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Idle control vs vvt

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Hi! I've got a m50b25tu running on an ecumaster emu classic. This engine has a switched (+25 degrees when on) inlet cam. I want to turn it off at idle, however the amount of time it takes for the cam to fully retard is longer than it takes for the rpm to drop from when I turn the cam off to my idle rpm. As such the cam is still moving while the idle control is attempting to start controlling the idle, and it drops significantly before steadying out. I've attached a screenshot of this happening in the log. Does anyone have any ideas what I could try to correct this?

The Timer Fuel Correction is a fuel enrichment that activates when vanos is disabled. I am using windowing(and table switching) to turn the cam on/off at different rpms for high and low load, and this helps to smooth out the fuel ratio when I shut it off at higher rpm(4000/4400). My air fuel ratio is correct for the initial drop, gets very rich(0.80) for the first peak and stays rich until it smooths out. The Timer Fuel Correction is over by the time it gets to the first peak, so I dont think its impacting this lean condition. Closed loop lambda control is off but having it on didnt improve anything.

I am using PID control on the idle valve duty cycle. Disabling PID control does not seem to change this behavior. I am not using any sort of tip out enleanment or overrun fuel cut. I tried overrun fuel cut last night but it was backfiring very loudly when I'd get on the throttle after coasting. It says vtec, but it is actually controlling the bmw vanos. I'm running 15 degrees of ignition timing at idle. My air fuel ratios in the relevant cells are correct when under load.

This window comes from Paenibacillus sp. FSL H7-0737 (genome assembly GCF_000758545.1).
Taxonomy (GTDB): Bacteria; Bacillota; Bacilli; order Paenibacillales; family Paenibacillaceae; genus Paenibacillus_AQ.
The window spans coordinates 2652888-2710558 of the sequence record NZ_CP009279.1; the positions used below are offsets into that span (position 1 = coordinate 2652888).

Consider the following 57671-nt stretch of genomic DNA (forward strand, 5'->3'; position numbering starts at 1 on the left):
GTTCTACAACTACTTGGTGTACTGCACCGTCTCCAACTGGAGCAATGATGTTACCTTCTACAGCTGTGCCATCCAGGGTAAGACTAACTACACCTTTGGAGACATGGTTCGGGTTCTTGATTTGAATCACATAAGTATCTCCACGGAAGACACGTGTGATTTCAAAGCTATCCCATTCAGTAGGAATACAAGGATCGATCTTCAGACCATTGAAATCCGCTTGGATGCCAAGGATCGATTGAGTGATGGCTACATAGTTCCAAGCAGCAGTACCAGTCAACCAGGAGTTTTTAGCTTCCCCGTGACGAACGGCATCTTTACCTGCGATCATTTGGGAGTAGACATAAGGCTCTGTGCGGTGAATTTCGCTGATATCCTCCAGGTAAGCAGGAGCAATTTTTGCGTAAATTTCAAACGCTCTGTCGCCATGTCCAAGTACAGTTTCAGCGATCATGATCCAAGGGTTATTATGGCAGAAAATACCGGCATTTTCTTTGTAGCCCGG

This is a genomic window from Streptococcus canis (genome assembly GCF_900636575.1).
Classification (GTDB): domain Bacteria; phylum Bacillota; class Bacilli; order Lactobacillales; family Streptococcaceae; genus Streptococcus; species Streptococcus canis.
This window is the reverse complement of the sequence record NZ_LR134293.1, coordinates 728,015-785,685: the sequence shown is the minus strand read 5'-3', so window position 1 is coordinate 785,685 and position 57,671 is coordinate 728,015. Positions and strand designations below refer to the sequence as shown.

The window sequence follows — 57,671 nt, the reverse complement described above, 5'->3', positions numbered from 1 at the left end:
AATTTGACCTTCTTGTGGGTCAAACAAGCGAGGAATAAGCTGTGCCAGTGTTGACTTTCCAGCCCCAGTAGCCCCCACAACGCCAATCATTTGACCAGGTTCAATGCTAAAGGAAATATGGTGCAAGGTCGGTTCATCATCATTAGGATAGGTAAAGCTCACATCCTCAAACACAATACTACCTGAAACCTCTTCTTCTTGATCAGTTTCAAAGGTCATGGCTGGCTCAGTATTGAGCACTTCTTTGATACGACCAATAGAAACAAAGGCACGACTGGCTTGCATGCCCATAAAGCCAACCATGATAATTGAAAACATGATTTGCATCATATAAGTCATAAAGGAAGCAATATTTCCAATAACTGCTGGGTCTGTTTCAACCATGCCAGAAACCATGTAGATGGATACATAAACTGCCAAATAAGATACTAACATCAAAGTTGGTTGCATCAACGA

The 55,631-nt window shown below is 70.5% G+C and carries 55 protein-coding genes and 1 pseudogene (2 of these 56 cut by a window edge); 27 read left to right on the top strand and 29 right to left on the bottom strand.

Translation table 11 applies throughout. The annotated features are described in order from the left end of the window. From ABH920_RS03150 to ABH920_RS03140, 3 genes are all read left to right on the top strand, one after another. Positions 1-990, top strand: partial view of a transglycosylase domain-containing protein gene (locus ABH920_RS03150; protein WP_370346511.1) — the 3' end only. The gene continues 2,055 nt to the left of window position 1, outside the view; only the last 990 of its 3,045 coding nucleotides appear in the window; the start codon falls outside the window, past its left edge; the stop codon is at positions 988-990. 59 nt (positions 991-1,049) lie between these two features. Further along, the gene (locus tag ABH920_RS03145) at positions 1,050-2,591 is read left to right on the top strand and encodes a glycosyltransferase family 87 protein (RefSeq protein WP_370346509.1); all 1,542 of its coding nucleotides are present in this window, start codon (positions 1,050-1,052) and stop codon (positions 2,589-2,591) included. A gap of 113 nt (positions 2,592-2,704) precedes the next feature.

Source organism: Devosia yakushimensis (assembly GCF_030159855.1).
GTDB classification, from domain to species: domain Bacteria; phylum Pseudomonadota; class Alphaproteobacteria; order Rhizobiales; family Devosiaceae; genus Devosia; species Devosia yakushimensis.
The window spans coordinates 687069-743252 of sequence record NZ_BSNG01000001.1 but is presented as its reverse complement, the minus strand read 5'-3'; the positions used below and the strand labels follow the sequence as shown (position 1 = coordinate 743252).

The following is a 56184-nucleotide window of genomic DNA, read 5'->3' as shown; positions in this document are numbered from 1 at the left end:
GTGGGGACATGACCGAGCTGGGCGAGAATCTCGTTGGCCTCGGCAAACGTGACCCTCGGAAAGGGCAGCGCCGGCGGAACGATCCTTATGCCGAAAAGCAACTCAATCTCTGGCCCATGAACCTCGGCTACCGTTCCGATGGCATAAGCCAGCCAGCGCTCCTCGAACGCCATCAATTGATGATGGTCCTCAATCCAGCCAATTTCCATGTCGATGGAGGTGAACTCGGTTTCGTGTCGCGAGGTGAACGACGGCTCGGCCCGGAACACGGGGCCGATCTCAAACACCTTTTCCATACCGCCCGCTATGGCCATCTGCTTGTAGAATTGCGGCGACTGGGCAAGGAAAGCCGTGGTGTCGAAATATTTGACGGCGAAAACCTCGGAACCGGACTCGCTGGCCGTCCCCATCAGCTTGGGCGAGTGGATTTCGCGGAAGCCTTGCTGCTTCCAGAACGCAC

It never stalls and after it oscillates a few times it steadies out and idles smooth. If I coast until the cam is completely retarded or simply disable cam control it does not have this problem at all. I would be ok with having it idle high for a second until the cam finishes moving, this felt like what the oem ecu did. There is an option to increase the idle valve dc when idle control starts, but even at its max of 40% dc increase it doesnt fix the dip.

Thanks for the help!

Attached Files

Graham,

Thank you for sharing your thought process and steps you've taken. It all sounds great.

That ECU isn't one I have much experience with, and I try to provide suggestions that may help in general, so please forgive me if I suggest something that's not possible on that system.

You mentioned the stumble doesn't occur when VANOS remains in the off position the whole time. Do you observe brief rich operation on tip out still? Perhaps the rich condition exists (to a lesser degree) and is compounded by the VANOS fueling, putting things over the edge to being rich enough to stumble?

Either way, tip out enleanment may help the situation. While I expect you to generally run VANOS from around 2000-4000 RPM, if you want to set up a tip out enleanment independent of VANOS fueling, you could tune it to stabilize lambda with VANOS off, then re-enable VANOS and see if the rich dip is less severe and avoids stumbling.

Another option would be mechanically increasing airflow via throttle stop so your idle valve duty uses a range of perhaps 10-40% vs what appears to be about 23-40%. This would give you a larger control range for your experimentation.

Your log image doesn't show what ignition timing is doing, but if timing is part of your idle control system, it may be dropping to a level that reduces tq output despite the extra airflow you're providing. If that's occurring, increasing idle target temporarily is usually the solution.

I don't know what your options for this are off the top of my head, but if you can target +500 RPM for 1 second, taper to +0 over the next 1-2 seconds, then you may resolve fighting idle ignition compensation, idle duty will remain higher, and by then your cam should be where you want it.